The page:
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Ah, sweet Oblivion. You try so hard, so very hard, and yet fall short of your ultimate aim. That's not to say you aren't gloriously triumphant in many other ways though. Let's have a look see, shall we?

You see, Oblivion tries too hard. It sets out to be an all-encompassing RPG, set in a living, breathing world; with plot strands you can visit at will, and characters that go about their ordinary business and interact with each other, regardless of what you're doing. The game is full of side quests, riddled with dungeons and places to explore and crammed with things to attack and loot, and you can do this at your complete leisure. Linear isn't a word in Oblivion.

Plot: the Emperor of Cyridiil has been slain by a bunch of cultists who are hell-bent on opening gates to Oblivion, and unleashing the fearsome Mehrunes Dagon on the unsuspecting realm. This would be bad. Fortunately, as if by magic, you turn up. You start as a prisoner who is locked up in the cell that the Emperor is using to make good his escape from the Branch Davidians. One thing leads to another and he ends up dead and you end up free, but tasked with saving the world. Rejoice! So far, so generic, and this is Oblivion's problem. No matter how large a world it provides you with, no matter how many side quests you do, no matter how damned pretty Cyridiil is, it's dragged down by the genre's staple problems: half-dead plot, laughably poor voice acting, by-numbers quests, and repetition.

I should point this out now, and this may come as a surprise considering the above negativity: Oblivion is my bitch, and I adore it with a fanaticism bordering on psychotic obsession. If it left me and had a pet bunny, I would boil, drain, and mash the fucker. See, there's so much more to Oblivion than just completing it, or levelling up in trad RPG-style. This game lets you muck about more than any other, even the GTA games. This is the true sandbox.

So, I suppose I should tick off Oblivion’s bad points. Well, as mentioned above, it's all teeth-clenchingly formulaic, and, because it's such a large game and stretches itself so thin, the standard RPG parts aren't particularly well done. NPC interaction is ruined; the conversations the NPCs strike up are thunderously moronic - utterly immersion-destroying loops of nonsensical burbling. The side quests are dull in the extreme - go there and kill him, then come back and get this prize. Yawnz0rzz1 The levelling system isn't very well implemented either, as enemies level up with you thus ensuring you always have pretty tough fights that end with decent loot. This is not only boring, but eventually game-breaking as you soon end up with limitless supplies of cash from looting corpses. There are more cons, but I'm bored of telling you about them already as it's just not doing this game justice.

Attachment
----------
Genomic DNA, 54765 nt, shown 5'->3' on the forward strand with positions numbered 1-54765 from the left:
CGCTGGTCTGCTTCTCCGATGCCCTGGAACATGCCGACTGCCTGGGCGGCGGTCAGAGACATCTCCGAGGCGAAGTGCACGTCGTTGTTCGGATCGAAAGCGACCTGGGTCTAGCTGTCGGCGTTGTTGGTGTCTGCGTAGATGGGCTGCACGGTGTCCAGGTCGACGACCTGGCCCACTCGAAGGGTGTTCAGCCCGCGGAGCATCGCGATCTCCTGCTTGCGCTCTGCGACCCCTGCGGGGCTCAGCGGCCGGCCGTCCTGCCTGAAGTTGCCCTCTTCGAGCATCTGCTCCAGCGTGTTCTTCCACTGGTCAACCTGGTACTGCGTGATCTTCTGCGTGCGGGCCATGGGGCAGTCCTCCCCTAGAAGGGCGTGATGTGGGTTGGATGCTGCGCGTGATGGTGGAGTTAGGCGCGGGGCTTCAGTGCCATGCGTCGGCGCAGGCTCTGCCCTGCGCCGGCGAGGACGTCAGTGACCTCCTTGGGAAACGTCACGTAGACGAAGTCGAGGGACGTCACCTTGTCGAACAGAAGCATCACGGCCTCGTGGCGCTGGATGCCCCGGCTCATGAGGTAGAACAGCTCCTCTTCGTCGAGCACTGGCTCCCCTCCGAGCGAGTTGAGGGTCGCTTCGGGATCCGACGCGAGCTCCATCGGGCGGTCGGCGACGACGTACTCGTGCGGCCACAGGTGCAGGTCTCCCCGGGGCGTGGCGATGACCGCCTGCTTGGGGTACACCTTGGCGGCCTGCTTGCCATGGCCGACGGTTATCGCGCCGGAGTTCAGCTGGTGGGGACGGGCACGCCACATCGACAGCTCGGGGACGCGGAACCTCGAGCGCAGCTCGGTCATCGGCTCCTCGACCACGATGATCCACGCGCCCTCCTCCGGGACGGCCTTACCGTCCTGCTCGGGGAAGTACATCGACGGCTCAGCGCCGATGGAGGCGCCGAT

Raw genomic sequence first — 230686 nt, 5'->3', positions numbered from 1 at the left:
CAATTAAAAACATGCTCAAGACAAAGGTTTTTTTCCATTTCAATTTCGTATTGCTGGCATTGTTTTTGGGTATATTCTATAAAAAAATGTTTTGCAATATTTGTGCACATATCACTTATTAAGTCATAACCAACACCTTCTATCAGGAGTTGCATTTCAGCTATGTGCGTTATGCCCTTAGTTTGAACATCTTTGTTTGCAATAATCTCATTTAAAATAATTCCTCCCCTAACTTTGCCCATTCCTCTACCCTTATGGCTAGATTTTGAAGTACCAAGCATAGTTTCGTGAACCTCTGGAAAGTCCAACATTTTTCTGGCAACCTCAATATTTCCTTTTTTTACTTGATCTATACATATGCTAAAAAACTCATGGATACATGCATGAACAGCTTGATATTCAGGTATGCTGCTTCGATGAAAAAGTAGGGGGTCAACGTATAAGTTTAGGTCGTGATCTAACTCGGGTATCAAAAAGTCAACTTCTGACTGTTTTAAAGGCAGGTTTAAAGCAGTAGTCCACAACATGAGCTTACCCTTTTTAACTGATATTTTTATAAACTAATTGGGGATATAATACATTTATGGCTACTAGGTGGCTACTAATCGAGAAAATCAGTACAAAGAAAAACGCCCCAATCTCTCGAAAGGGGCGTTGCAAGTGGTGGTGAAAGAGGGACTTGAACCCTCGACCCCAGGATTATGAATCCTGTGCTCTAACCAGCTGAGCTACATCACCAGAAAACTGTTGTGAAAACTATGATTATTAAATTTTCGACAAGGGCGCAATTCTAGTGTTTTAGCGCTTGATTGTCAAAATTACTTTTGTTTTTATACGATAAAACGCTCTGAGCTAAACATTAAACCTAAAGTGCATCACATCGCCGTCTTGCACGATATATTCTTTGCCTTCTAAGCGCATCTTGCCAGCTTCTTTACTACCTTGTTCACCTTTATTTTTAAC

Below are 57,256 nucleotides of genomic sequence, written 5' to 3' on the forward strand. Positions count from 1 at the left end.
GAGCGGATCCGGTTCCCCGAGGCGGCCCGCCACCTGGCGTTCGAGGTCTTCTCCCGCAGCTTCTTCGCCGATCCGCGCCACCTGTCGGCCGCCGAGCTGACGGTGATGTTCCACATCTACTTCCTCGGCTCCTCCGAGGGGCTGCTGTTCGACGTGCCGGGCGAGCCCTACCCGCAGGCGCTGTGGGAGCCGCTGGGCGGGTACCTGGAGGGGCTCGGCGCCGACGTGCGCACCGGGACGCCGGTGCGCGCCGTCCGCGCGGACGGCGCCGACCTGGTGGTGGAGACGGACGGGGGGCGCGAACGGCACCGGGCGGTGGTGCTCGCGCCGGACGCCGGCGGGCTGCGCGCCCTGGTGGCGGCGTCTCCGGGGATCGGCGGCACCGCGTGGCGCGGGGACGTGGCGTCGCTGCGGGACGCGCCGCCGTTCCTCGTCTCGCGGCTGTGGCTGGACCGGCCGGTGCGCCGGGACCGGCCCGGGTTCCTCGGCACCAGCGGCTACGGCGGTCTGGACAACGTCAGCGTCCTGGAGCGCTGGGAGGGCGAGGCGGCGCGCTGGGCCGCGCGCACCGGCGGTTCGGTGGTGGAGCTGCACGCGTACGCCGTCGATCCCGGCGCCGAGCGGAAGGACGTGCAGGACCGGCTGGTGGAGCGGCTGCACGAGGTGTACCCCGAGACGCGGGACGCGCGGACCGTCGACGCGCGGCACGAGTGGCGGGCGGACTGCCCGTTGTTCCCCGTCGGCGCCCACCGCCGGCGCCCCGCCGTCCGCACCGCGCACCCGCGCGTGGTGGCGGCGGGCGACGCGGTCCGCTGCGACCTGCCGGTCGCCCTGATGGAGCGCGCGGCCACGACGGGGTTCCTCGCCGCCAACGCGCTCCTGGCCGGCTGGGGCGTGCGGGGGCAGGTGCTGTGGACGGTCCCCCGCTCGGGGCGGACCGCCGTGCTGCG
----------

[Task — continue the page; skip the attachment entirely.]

On to the pros then (as I like to roar after dark). The graphics are superb. There will be times, as you wander through leafy glades on your horse, with the sun rising into the sky and the butterflies flitting around you, that your heart will sing with joy. The whole design of the game creates a great fantasy world. The music is also good and well suited to the atmosphere... Oh look, I could rant on about the pros and cons of the game but it's these two things that really make it: Oblivion is both the world's finest ridiculous simulator, and also the most mod-able game on the planet. No other game lets me put on a suit of 100% chameleon and then run up to a Queen and punch her repeatedly, whilst she goes "Must've been the wind", until she's unconscious. No other game lets me smash all the food off a banquet table, as the royal family sit round eating and complimenting me on how muscled I am.

And the mods. Oh, the mods! You name it, you can do it. With the help of the mods, you can make the game actually work properly (all of the aforementioned flaws can be rectified), look even more gorgeous than it already does, or just fill it with wondrous new content. Seriously, there isn't enough page space in the Commonwealth to detail just what's possible with this game's mods, and searching and installing them can turn into a hugely satisfying, full time job.

Well, I feel like I've rambled here - I could talk to you about Oblivion until you thrashed me, and still not do it, or my love for it, justice. So, instead I'll just try and sum it up the best I can: To play Oblivion as a standard RPG is to miss the point by a distance that will plunge you headlong into the chasm of misjudgement. Give it time, tinker with it and mess around in-game and it will reward you richly. This game could last you a lifetime and still be different every time you play it. After over 600 hours of total play time, I still love Oblivion more than my family.